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Inside the Beltway: Galvin Commission Proposes "Bold" Alternative for DOE Labs

Citing excessive micromanagement on the part of Congress and the Department of Energy, the eagerly anticipated report of the Task Force on Alternative Futures for the DOE Laboratories, released in February, called for the government to divest its authority and corporatize the laboratories. Chaired by former Motorola CEO Robert Galvin, the task force was appointed a year ago and charged with proposing alternate futures for the DOE laboratories.

To some, transforming the national laboratories into government corporations may seem like a radical solution, but Galvin disagrees. "We prefer to think of it as bold," he said. He maintains that there are legal precedents in the form of existing government corporations, which include mixed-ownership companies like Amtrak and the Federal Home Loan Banks, as well as wholly owned companies like the Commodity Credit Corporation and the United States Enrichment Corporation (USEC). In addition, the corporatization, privatization, or management restructuring of several other federal agencies (for example, the EPA laboratories) is currently under discussion.

If the Galvin Commission's proposal is adopted, the DOE laboratories would be managed by an independent nonprofit corporation, with a Presidentially-appointed Board of Trustees culled from the private sector. Galvin predicts that the government could realize savings of 30 percent to 60 percent in the budgets for the 10 major laboratories, which currently total $6.8 billion.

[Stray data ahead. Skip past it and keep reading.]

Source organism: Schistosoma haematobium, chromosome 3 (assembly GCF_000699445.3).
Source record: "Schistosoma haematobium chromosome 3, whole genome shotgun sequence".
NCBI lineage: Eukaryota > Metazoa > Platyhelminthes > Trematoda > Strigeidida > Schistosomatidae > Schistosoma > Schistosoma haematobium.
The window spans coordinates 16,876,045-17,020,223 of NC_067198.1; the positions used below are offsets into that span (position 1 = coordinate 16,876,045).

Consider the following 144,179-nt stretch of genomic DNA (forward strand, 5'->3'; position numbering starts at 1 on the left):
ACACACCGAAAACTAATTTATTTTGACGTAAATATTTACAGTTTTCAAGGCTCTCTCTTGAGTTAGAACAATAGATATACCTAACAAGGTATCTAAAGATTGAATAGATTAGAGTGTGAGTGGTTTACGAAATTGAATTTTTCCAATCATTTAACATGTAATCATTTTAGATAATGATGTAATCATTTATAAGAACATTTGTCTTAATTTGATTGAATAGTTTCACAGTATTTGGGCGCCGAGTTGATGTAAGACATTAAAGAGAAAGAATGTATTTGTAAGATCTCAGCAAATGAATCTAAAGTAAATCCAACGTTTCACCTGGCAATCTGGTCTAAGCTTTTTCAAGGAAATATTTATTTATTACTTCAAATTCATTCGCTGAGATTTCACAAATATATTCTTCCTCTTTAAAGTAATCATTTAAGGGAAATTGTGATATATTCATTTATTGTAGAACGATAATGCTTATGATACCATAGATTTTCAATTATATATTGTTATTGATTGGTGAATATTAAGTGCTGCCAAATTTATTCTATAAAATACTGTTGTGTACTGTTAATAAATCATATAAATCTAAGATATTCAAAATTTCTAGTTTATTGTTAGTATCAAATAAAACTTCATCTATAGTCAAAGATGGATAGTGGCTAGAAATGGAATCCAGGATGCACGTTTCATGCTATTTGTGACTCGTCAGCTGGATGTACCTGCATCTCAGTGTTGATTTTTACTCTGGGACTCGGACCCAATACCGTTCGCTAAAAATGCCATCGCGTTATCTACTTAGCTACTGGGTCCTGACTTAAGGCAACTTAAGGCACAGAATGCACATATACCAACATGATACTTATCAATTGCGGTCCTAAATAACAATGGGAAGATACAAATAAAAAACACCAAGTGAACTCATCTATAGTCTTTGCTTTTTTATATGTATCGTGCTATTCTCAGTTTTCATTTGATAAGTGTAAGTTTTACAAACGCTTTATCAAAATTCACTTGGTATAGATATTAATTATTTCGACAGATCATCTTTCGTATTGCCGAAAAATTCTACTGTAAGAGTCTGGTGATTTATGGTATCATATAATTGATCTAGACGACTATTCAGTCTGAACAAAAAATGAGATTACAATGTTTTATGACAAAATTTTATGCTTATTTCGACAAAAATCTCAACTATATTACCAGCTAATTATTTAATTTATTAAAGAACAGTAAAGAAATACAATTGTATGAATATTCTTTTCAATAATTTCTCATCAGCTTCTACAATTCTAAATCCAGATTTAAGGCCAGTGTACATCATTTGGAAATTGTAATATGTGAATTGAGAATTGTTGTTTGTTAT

In her preliminary response to the commission report, DOE Secretary of Energy Hazel O'Leary called the recommendation to corporatize the laboratories "an unprecedented approach," and said she planned to ask the full Secretary of Energy Advisory Board to further assess the commission's proposal and its implications. However, she later ruled out a "drastic restructuring" of the laboratory system at a press conference held prior to the report's official release.

Other recommendations offered in the commission's report included focusing on the labs' traditional functions of national security, energy and environmental research, and basic research, rather than identifying new mission areas; moving away from the cooperative R&D partnerships with industry, which the commission found to be "unfocused"; and shifting nuclear weapons design and development from Livermore to Los Alamos to consolidate some of the redundancy in the DOE laboratory system.

For the most part, the Galvin Commission's recommendations were warmly received by the physics community. In a letter to Robert Walker (R-PA), chair of the House Science Committee, APS President C. Kumar N. Patel (University of California, Los Angeles) concurred with the need to end excessive oversight and micromanagement of DOE labs, create a knowledge base for environmental cleanup, ensure integrity of the stockpile, and encourage interaction with industry and academia.


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Editor: Barrett H. Ripin